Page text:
The delightful Miss Sandy from Quill Cottage is hosting an “I remember Laura” Blog~A~Thon. If any of you are Laura Ingalls Wilder fans, this month long event is not to be missed. Over the entire month of June there will be an art swap consisting of four different projects. Each Monday will introduce a week long feature of a special “Little House” memory.
Patterns were invented by everyday quilt makers and spread via friends, family and quilting bees. Quilt pattern books can be found as early as 1835, but became more common in the 1850’s. Catalogs such as Sears and Wards offered patterns for a dime when cloth was purchased from their company.
A favorite type of antique quilt is the album quilt which originated in Baltimore, Maryland. The album quilt contains pictorial images representing either the quilter or the intended recipients life. The quilt below was made to celebrate the 21st birthday of David Crowl between 1845~1848 by David’s female relatives.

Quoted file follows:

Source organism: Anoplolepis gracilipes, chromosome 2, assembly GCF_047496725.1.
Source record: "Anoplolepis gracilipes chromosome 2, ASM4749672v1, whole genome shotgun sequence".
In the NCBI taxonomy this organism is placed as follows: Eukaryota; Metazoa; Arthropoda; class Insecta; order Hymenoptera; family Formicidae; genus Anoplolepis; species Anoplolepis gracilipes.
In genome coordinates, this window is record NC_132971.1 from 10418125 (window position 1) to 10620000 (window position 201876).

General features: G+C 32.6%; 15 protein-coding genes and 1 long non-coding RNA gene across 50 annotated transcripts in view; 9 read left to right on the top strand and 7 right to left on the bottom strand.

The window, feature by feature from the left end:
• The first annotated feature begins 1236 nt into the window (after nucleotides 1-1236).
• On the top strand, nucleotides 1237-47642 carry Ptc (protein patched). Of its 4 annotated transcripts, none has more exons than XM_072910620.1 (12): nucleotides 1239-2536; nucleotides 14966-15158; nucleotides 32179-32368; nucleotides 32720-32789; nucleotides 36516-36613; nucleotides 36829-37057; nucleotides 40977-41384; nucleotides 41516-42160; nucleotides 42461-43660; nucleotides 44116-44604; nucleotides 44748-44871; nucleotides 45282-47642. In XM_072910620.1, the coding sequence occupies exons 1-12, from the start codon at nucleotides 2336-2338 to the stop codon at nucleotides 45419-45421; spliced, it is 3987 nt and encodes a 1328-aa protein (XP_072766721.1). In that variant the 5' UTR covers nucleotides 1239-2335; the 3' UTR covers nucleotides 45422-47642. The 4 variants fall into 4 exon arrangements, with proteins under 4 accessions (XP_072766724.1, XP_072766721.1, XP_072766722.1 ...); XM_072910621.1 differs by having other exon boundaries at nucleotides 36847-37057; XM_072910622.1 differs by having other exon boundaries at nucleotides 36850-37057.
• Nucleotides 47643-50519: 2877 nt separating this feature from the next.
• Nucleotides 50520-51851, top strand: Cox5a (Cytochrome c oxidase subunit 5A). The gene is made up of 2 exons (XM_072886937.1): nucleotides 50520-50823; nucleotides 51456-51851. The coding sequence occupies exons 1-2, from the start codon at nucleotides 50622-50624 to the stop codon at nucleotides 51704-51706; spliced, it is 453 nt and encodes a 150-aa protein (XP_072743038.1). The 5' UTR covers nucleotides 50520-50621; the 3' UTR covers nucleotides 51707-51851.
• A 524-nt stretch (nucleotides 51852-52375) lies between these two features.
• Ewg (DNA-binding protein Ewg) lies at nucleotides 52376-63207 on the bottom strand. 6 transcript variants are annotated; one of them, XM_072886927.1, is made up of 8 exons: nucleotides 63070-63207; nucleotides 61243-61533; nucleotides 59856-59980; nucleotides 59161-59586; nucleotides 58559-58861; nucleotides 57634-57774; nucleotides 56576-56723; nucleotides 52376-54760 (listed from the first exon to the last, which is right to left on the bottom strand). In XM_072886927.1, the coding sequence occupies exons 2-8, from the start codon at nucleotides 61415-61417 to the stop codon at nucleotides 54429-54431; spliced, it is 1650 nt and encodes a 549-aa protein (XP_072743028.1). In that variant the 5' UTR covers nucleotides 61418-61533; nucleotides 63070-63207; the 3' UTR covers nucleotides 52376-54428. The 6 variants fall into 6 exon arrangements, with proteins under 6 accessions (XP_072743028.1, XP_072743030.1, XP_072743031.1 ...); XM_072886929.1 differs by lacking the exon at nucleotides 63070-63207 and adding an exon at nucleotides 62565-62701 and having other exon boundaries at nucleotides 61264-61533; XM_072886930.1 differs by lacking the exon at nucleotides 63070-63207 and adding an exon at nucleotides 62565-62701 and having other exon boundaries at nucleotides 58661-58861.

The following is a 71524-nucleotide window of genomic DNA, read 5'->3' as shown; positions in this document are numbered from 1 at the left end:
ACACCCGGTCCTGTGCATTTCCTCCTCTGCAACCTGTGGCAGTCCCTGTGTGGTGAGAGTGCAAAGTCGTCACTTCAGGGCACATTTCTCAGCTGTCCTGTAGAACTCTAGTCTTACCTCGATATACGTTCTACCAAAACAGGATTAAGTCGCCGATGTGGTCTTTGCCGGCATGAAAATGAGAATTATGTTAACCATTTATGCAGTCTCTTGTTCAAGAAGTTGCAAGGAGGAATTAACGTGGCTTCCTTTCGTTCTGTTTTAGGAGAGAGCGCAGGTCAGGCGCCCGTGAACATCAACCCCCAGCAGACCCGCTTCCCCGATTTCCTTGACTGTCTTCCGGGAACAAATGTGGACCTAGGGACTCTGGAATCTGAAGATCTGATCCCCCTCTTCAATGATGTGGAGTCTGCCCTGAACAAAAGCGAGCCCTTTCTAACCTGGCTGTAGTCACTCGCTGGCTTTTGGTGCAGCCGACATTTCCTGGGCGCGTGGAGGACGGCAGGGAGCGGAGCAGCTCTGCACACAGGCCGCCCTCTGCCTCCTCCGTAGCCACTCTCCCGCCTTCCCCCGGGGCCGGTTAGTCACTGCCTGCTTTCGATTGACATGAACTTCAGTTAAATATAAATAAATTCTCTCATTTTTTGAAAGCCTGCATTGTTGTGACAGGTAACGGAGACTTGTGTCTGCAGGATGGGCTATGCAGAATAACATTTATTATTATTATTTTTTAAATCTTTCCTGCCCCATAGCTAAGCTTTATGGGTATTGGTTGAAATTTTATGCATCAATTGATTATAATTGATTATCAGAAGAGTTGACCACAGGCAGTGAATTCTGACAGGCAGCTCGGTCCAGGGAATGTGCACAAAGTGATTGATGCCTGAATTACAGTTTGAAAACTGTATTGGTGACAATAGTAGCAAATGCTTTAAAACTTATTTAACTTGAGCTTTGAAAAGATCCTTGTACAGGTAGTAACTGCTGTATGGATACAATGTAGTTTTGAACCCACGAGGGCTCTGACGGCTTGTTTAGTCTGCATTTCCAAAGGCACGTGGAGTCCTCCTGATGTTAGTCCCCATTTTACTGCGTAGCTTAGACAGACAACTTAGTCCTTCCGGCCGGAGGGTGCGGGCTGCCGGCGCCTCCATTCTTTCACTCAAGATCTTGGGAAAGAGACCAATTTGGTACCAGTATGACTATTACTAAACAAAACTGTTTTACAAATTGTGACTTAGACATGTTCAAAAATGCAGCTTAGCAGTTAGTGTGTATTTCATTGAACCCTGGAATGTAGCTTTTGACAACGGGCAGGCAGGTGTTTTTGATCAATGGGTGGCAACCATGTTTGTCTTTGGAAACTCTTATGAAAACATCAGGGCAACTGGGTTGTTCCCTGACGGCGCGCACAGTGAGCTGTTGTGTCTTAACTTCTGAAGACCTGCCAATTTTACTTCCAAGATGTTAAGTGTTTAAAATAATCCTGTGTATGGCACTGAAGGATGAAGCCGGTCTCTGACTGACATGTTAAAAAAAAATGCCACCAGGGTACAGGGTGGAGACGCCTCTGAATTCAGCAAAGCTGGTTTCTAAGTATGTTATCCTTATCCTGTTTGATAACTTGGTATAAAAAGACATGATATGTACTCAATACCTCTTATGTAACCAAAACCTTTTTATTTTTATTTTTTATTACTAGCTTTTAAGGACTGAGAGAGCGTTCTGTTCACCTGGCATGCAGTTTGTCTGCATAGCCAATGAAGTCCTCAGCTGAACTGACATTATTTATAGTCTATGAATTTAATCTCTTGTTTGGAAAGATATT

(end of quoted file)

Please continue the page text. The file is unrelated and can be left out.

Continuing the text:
Another favorite is the Victorian Crazy Quilt. This quilt’s popularity occurred between 1876 ~1910. It originated from the asymmetrical oriental art that was featured and adored at the Centennial Exposition held in Philadelphia in 1876. The crazy quilt was actually meticulously planned out using the finest silks, satins, velvets and brocades. Additions of embroidery and and other stitching styles added to the intricate designs. Those of less means created crazy quilts using cotton calico’s, wool and any fabric they could get their hands on.
Today, prized quilts are still bring created. Quilts such as Hawaiian, Tivaevae, and Ralli, as well as quilts made by the quilters of Gee’s Bend, Alabama and the Amish are highly sought after by collectors.